2015 Season: The 2015 Seattle Mariners were picked by many, myself included, to make some real noise in the AL West, with a strong chance at making the playoffs. This was not the case. On the heels of an 87-win season in 2014, the 2015 Mariners were flat out of the gate and stumbled to a 76-86 record despite adding slugger Nelson Cruz to the mix. Franchise second baseman Robinson Cano struggled mightily in his second year in Seattle, compiling a very underwhelming .287 Avg. with 21 HRs and 79 RBIs. Had Cano, the 10 year, $25 million a year player, not bounced back in the second half of the year, those numbers would be even worse. The pitching was not much better, as a rotation filled with promise pitched to a 4.17 ERA (22nd in the ML), while the bullpen didn’t fare much better with a 4.15 ERA (25th in the ML).
Key Additions: The first key addition was the hiring of new GM Jerry Dipoto who in just 3 ½ months has changed 19 of the 40-man roster from last season and 30 of the 59 players currently in big league camp, although none of them with particularly huge impact. Offensively, Dipoto secured the acquisitions of OF Nori Aoki, catcher Chris Iannetta, first baseman Adam Lind, and OF Leonys Martin, while adding relievers Joaquin Benoit and Steve Cishek, along with starters Wade Miley, Nathan Karns, and Hisashi Iwakuma who resigned with the Mariners after failing a physical for the Dodgers.
Key Losses: You don’t add nearly 19 new players to a team without having to trade away or lose some players yourself. However Dipoto was able to revamp this team without giving up the bank for any players. Seattle parted ways with first baseman Logan Morrison and mark Trumbo, both who failed to live up to expectations in 2014, along with shortstop Brad Miller, starter Roenis Elias and relievers Tom Wilhelmsen and Carson Smith.
The biggest loss from this bunch is Smith. Just 26 years old, Smith was showing signs of a dominant closer in 2015, tossing a 2.31 ERA to go along with 92 strike outs in just 70 innings. He was traded for Wade Miley from Boston, an innings eater with a league average arm. Granted this move was made when Iwakuma was supposed to be wearing Dodger Blue, but the fact remains that a young talent showing glimpses of dominance who is under contract for the next 5 years was traded for an unimpressive number 3 or 4 starter. Not a good deal.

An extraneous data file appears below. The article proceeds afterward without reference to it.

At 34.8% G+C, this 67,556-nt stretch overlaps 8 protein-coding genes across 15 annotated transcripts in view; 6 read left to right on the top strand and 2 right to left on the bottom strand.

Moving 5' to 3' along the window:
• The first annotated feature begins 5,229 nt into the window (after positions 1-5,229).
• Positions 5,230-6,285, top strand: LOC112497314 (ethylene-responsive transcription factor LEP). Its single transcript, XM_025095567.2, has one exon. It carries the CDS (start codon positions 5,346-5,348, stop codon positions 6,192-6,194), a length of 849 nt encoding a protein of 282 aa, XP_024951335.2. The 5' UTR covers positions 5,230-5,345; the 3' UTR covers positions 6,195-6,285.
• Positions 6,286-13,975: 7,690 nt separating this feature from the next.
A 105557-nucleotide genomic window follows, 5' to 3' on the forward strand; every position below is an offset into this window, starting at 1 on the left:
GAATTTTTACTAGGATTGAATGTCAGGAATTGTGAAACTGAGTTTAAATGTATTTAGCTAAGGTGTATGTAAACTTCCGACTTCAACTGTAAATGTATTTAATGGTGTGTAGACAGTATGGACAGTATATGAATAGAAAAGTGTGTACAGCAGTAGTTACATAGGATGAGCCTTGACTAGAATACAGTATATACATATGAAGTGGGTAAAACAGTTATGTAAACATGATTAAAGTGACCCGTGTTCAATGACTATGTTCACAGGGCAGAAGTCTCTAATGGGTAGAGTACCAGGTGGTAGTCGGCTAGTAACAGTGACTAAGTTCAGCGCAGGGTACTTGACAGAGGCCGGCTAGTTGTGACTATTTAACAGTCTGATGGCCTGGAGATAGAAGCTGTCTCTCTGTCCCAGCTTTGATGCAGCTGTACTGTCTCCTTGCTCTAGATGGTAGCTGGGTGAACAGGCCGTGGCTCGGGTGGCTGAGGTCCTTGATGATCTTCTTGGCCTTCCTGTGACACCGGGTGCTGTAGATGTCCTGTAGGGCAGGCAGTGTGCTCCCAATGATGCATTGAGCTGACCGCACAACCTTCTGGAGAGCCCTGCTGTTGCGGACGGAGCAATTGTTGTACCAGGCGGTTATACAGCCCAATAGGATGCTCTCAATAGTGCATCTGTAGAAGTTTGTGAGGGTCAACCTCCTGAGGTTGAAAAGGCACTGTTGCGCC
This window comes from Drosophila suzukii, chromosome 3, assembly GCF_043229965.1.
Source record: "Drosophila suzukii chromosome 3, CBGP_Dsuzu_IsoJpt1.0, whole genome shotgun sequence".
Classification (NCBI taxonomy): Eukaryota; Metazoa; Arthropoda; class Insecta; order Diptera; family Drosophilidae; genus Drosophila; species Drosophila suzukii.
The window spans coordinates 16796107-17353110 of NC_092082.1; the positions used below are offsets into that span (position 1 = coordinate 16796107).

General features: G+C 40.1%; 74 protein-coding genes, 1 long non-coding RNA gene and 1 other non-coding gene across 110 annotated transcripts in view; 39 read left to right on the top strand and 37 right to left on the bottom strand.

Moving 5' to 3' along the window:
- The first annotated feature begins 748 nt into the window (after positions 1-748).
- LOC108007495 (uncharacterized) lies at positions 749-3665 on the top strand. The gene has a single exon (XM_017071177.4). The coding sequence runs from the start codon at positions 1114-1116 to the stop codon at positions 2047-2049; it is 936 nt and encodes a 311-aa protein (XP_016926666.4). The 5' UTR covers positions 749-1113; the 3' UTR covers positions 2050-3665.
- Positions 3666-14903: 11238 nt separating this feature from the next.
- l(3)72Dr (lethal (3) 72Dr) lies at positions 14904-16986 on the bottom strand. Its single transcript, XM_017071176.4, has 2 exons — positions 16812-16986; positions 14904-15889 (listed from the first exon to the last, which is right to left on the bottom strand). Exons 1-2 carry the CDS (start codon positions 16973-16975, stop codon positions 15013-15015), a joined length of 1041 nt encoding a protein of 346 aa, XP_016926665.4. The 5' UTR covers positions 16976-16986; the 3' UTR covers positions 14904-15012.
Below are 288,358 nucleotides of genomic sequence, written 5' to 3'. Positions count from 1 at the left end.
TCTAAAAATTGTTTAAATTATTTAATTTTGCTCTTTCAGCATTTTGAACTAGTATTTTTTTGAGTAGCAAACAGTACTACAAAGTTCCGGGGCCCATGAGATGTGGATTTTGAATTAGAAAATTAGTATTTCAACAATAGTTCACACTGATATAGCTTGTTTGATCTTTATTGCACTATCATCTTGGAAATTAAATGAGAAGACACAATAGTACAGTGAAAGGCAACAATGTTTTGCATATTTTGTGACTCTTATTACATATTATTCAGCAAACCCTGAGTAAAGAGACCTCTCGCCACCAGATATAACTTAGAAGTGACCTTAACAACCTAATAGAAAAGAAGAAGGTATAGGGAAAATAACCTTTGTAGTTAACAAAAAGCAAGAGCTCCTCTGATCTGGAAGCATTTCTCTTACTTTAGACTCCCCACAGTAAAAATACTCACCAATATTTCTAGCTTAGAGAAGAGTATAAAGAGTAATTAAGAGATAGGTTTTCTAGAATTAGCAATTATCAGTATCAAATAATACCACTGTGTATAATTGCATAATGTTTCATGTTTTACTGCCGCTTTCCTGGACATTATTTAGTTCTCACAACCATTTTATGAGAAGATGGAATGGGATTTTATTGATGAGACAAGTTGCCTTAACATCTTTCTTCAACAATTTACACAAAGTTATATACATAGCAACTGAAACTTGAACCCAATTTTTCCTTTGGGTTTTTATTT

|Nori Aoki||LF||.287 Avg / 5 HRs / 26 RBI|
|Ketel Marte||SS||.283 Avg / 2 HRs / 17 RBI|
|Robinson Cano||2B||.287 Avg / 21 HRs / 79 RBI|
|Nelson Cruz||DH||.301 Avg / 44 HRs / 93 RBI|
|Kyle Seager||3B||.266 Avg / 26 HRs / 74 RBI|
|Adam Lind||1B||.277 Avg / 20 HRs / 87 RBI|
|Seth Smith||RF||.248 Avg / 12 HRs / 42 RBI|
|Chris Iannetta||C||.188 Avg / 10 HRs / 34 RBI|
|Leonys Martin||CF||.219 Avg / 5 HRs / 25 RBI|
The addition of Nori Aoki was a great get for Seattle at the top of the lineup. Not only does Aoki play an above average outfield (he did not make an error in 2015), but he is the perfect table setter for the big sluggers in the middle of the order. A career .287/.353/.386 hitter, Aoki knows how to get on base and has the potential to run on the bases (14 stolen bases last year) but his age (34) may mean that he is less likely to bolt for second as often. Behind him is the biggest question mark in the offense, sophomore shortstop Ketel Marte. Marte spent most of the year at AAA, but was called up for 57 games, batting leadoff for 54 of them while hitting 2 HRs, 17 RBIs, and .283 with eight steals. He slots in at the two hole right now due to the fact he was their leadoff guy for much of his time in the majors last year, although Seth Smith or Leonys Martin could jump up there if Marte fails to produce.
Behind Marte come the big guns in Robinson Cano, Nelson Cruz, and Kyle Seager. How this trifecta performs in 2016 is how the overall offense will do as they are the mashers in the middle of the lineup who need to live up to expectations. Each should be aiming for 20+ HRs and 90+ RBIs. Failing to reach those levels will result in a weak Mariners lineup which is already playing at a disadvantage playing half of their games in pitcher friendly SafeCo Field.
Following up this bunch is first baseman Adam Lind who I believe is a great fit for Seattle with his combination of power and On-Base Percentage. Meanwhile, Seth Smith continues to be an average ML outfielder while Chris Iannetta will look to bounce back from a terrible season with the Angels where he failed to get over the Mendoza line. Iannetta does have some pop, but that pop will be diminished at SafeCo.
|Felix Hernandez||RHP||18-9, 3.53 ERA, 191 K|
|Hisashi Iwakuma||RHP||9-5, 3.54 ERA, 111 K|